In October of 2013, when I decided to take a solo vacation to Portland, Oregon, some of my people in the Midwest were shocked and concerned.  Why would you go alone?  You’re staying with strangers (i.e. Airbnb)!?  Someone even suggested I was putting myself at risk of getting chopped up into pieces and scattered in the forest.  (What!?!)  Still, one wise friend offered a single word of advice.  On a winged notecard, she simply wrote “Fly.”  When that trip inspired me to uproot my life and move across the country, this became my life theme, if you will: flight. 

“Take these wings and fly,” my friends encouraged.

The last six months have been difficult ones for me.  To say that I’ve felt uncertain, unsteady, incapable is an understatement.  When it was suggested to me that I regain my footing by planting imaginary roots in the ground, I was intrigued.  I love the outdoors; it’s much of why I moved to Portland.  Its greenness beckoned me.  Living and driving and working amid the nation’s largest urban forest preserve and being a short drive from mountains, the ocean, and a variety of terrains and climates feels like home to me.  Nature is where I go to rest, refresh, and rejuvenate.  Why wouldn’t I take a chance on going there to steady myself in the midst of an emotional storm?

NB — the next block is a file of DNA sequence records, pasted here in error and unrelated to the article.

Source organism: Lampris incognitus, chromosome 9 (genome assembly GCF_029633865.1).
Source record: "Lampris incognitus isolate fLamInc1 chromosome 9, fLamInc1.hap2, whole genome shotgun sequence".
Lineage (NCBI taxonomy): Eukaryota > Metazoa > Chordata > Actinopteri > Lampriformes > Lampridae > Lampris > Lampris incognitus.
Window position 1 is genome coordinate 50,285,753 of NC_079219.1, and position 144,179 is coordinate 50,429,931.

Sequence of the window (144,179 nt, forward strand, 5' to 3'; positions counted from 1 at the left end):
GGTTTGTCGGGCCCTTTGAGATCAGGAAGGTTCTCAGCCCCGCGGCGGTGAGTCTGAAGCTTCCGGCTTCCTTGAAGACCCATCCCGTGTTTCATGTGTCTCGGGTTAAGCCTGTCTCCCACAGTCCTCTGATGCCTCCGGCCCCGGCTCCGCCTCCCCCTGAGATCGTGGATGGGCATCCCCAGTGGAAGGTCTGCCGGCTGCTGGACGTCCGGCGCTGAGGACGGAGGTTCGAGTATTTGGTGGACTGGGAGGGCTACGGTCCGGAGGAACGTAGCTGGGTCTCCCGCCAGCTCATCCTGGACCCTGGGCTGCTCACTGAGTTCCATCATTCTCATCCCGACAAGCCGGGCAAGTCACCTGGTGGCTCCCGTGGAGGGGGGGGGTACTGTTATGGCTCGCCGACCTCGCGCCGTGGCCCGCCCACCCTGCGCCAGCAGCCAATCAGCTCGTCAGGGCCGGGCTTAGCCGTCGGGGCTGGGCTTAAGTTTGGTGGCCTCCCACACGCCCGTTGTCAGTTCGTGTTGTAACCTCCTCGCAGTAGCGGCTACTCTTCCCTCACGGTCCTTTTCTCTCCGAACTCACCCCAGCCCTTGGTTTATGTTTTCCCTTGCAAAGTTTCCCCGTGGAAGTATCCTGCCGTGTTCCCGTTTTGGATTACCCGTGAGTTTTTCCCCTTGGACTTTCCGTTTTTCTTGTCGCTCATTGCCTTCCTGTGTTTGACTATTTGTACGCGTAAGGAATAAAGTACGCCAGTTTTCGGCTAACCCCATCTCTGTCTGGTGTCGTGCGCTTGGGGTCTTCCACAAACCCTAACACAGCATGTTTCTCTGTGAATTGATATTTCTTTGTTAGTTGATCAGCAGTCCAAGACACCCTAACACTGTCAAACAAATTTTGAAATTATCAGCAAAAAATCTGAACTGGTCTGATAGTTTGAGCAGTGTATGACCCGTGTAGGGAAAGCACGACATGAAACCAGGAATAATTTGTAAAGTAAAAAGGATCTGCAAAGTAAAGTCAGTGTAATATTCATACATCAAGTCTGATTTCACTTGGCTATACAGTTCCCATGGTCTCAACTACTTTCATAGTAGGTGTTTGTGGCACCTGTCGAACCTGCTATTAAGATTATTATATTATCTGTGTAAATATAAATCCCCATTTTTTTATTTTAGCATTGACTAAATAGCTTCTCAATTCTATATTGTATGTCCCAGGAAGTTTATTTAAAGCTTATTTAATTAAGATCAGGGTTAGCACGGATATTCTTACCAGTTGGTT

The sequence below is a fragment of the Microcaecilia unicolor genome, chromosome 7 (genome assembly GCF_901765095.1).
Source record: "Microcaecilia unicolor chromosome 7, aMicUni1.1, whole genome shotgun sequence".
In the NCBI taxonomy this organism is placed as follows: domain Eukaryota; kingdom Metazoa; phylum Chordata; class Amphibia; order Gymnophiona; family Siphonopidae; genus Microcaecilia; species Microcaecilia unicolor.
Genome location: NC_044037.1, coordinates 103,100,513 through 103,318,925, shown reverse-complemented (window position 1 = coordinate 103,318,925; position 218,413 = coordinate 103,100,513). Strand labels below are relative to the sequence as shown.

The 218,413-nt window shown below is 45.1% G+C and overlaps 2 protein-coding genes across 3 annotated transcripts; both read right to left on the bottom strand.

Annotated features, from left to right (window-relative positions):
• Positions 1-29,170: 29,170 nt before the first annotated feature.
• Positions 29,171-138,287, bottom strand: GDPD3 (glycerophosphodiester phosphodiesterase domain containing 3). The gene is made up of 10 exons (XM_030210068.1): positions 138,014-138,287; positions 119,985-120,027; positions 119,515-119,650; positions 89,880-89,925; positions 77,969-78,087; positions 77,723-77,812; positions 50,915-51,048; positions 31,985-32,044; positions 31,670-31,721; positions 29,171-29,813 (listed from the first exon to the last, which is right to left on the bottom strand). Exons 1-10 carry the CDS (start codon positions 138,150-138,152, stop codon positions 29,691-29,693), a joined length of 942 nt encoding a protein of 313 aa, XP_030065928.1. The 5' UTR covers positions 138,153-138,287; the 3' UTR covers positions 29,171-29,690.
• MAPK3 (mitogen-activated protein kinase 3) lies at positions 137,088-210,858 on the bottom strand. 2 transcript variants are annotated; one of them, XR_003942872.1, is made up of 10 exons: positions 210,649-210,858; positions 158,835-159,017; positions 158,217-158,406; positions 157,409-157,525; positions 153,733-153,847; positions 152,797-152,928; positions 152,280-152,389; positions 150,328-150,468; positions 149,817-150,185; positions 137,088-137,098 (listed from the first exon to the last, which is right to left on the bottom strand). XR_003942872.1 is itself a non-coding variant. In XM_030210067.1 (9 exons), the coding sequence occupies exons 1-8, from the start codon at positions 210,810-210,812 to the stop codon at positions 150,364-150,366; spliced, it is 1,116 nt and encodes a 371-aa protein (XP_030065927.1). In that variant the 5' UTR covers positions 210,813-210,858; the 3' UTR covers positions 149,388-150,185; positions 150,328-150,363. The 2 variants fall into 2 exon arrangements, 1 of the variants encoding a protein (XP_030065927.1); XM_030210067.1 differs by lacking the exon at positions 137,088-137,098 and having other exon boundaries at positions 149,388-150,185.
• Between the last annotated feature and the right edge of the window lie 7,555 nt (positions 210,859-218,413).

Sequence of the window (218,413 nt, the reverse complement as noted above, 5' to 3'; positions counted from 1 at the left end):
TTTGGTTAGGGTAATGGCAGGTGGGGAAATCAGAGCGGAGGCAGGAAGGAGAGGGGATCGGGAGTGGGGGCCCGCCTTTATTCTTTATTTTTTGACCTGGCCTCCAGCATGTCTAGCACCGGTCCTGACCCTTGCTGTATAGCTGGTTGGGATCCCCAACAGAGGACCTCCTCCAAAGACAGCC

My life theme shifted, and for now I’ve traded in my wings for roots.